Temporal range: Middle Miocene–Recent
File:Red-tailed Hawk.png
Red-tailed Hawk, Buteo jamaicensis
Scientific classification e
Kingdom: Animalia
Phylum: Chordata
Class: Aves
Clade: Inopinaves
Clade: Telluraves
Clade: Afroaves
Superorder: Accipitrimorphae
Order: Accipitriformes
Vieillot, 1816

The Accipitriformes is an order that has been proposed to include most of the diurnal birds of prey: hawks, eagles, vultures, and many others, about 225 species in all. For a long time, the majority view has been to include them with the falcons in the Falconiformes, but some authorities have recognized a separate Accipitriformes.[1][2][3][4] A recent DNA study has indicated that falcons are not closely related to the Accipitriformes, being instead related to parrots and passerines.[5] Since then the split (but not the placement of the falcons next to the parrots or passerines) has been adopted by the American Ornithologists' Union's South American Classification Committee (SACC),[6] its North American Classification Committee (NACC),[7] and the International Ornithological Congress (IOC).[8]

The DNA-based proposal and the NACC and IOC classifications include the New World vultures in the Accipitriformes,[5][7] an approach followed in this article. The SACC classifies the New World vultures as a separate order.[6] The placement of the New World vultures has been unclear since the early 1990s.


Accipitriformes are known from the Middle Eocene (the possibly basal genus Masillaraptor from the Messel Pit) and typically have a sharply hooked beak with a cere (soft mass) on the proximodorsal surface, housing the nostrils. Their wings are long and fairly broad, suitable for soaring flight, with the outer 4–6 primaries emarginated.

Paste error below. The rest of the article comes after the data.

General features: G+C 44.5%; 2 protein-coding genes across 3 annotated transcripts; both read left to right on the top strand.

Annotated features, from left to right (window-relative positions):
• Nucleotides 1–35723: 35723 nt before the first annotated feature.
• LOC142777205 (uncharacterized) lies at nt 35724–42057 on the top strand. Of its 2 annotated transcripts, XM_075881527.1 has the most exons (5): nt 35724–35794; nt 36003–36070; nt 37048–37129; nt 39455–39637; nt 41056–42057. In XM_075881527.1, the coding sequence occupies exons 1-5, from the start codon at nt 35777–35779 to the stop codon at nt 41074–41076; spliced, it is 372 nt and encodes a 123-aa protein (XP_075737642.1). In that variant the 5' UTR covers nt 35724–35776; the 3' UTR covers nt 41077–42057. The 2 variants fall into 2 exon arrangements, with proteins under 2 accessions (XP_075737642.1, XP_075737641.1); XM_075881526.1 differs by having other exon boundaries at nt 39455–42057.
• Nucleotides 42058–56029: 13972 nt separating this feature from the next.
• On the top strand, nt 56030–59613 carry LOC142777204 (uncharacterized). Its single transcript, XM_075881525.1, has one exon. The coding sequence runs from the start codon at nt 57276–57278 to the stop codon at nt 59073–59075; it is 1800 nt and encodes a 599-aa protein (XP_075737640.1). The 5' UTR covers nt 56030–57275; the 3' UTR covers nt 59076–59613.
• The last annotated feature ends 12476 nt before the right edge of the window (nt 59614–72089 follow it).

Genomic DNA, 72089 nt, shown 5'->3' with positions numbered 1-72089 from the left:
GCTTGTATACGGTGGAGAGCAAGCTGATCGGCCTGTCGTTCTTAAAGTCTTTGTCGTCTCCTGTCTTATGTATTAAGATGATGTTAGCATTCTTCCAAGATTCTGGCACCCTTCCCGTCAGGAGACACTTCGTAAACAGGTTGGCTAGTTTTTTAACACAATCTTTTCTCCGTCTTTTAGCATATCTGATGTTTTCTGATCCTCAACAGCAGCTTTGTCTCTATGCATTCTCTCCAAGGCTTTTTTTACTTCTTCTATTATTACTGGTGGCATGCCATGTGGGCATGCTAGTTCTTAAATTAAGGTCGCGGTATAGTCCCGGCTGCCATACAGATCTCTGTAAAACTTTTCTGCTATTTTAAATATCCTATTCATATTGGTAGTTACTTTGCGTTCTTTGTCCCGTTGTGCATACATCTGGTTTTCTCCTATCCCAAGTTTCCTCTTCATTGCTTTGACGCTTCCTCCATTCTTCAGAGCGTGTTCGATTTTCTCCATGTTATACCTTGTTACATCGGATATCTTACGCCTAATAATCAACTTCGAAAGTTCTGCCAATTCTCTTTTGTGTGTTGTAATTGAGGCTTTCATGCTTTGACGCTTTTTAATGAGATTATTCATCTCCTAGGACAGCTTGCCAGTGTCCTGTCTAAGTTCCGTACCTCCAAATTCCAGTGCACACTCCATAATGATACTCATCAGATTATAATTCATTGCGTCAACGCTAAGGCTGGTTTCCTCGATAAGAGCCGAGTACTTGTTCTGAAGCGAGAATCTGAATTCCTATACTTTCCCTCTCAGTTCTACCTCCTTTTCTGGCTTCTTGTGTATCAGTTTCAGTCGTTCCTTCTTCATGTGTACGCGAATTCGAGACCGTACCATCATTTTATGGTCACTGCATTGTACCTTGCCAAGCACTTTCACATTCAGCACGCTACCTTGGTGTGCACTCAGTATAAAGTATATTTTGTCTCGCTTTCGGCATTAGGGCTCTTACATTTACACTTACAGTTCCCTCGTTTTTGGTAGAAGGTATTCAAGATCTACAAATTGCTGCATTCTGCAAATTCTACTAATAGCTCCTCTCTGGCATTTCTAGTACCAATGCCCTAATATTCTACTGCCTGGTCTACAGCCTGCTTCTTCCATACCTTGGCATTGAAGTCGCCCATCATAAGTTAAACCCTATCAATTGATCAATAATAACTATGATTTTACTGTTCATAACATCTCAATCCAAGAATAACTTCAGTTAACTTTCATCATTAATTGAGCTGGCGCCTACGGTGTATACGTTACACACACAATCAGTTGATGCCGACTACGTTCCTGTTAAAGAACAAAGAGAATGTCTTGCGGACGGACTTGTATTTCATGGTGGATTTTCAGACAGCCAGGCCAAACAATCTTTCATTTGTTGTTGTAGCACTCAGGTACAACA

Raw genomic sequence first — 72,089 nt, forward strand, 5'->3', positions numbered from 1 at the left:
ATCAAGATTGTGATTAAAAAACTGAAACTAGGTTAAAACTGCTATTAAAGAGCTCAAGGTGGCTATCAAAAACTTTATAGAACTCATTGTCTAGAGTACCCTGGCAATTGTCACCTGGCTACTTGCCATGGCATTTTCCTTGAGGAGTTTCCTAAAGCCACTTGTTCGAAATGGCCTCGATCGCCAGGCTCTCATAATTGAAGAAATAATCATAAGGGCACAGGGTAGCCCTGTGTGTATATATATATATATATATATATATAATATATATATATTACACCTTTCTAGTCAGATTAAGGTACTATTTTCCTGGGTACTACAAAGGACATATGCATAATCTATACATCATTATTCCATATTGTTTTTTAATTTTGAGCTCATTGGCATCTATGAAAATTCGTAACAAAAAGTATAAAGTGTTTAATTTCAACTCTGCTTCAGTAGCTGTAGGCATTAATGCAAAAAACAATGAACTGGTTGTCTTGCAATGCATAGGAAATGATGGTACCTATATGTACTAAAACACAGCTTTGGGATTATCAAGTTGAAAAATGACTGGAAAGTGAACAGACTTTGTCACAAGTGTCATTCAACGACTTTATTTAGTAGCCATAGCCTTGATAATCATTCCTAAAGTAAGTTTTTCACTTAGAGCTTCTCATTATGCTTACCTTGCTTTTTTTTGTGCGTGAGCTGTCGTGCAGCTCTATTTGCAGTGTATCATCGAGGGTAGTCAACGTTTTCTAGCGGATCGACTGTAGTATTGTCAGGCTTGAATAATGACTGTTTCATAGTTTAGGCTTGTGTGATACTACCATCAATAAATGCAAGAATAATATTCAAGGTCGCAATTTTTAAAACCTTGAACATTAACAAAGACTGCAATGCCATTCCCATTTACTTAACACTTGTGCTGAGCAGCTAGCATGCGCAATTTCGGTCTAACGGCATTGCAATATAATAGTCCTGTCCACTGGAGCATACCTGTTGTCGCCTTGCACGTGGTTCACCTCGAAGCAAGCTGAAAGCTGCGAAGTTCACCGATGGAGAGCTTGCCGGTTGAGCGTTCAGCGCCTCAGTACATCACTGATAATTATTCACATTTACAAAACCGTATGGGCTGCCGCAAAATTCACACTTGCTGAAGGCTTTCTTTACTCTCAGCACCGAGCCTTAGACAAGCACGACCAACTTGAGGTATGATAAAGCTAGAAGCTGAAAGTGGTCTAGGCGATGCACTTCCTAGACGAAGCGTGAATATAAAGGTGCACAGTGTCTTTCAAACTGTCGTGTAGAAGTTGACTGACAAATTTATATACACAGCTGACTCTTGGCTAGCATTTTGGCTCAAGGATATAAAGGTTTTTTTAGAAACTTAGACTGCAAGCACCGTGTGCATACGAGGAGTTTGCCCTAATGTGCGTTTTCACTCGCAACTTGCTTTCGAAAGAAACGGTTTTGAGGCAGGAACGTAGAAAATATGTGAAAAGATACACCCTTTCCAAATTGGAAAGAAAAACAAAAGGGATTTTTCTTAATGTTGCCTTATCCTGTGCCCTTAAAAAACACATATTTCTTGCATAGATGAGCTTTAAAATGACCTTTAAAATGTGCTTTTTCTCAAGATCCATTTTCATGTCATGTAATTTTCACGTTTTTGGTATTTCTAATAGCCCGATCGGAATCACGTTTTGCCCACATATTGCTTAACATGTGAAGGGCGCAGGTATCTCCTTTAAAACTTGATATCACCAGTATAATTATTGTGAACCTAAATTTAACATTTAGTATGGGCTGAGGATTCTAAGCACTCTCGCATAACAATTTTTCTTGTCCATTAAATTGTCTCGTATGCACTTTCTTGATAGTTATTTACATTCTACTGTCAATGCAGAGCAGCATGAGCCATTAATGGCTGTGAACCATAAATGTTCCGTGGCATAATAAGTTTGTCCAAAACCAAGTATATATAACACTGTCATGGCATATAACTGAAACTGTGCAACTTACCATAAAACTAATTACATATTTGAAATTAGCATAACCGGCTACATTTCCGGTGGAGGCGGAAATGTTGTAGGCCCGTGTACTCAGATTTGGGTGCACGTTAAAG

Accipitriformes have strong legs and feet with raptorial claws and an opposable hind claw. Almost all Accipitriformes are carnivorous, hunting by sight during the day or at twilight. They are exceptionally long-lived, and most have low reproductive rates.

The young have a long, very fast-growing fledgling stage, followed by 3–8 weeks of nest care after first flight, and 1 to 3 years as sexually immature adults. The sexes have conspicuously different sizes and sometimes a female is more than twice as heavy as her mate. This sexual dimorphism is sometimes most extreme in specialized bird-eaters, such as the Accipiter hawks, and borders on non-existent among the vultures. Monogamy is the general rule, although an alternative mate is often selected if one dies.

The Accipitriformes are among the most diverse orders in size, from the small sparrowhawks to the biggest Old World vultures, and the somewhat bigger Andean Condor (possibly the largest flying bird extant) if the Cathartidae are included.


Order Accipitriformes




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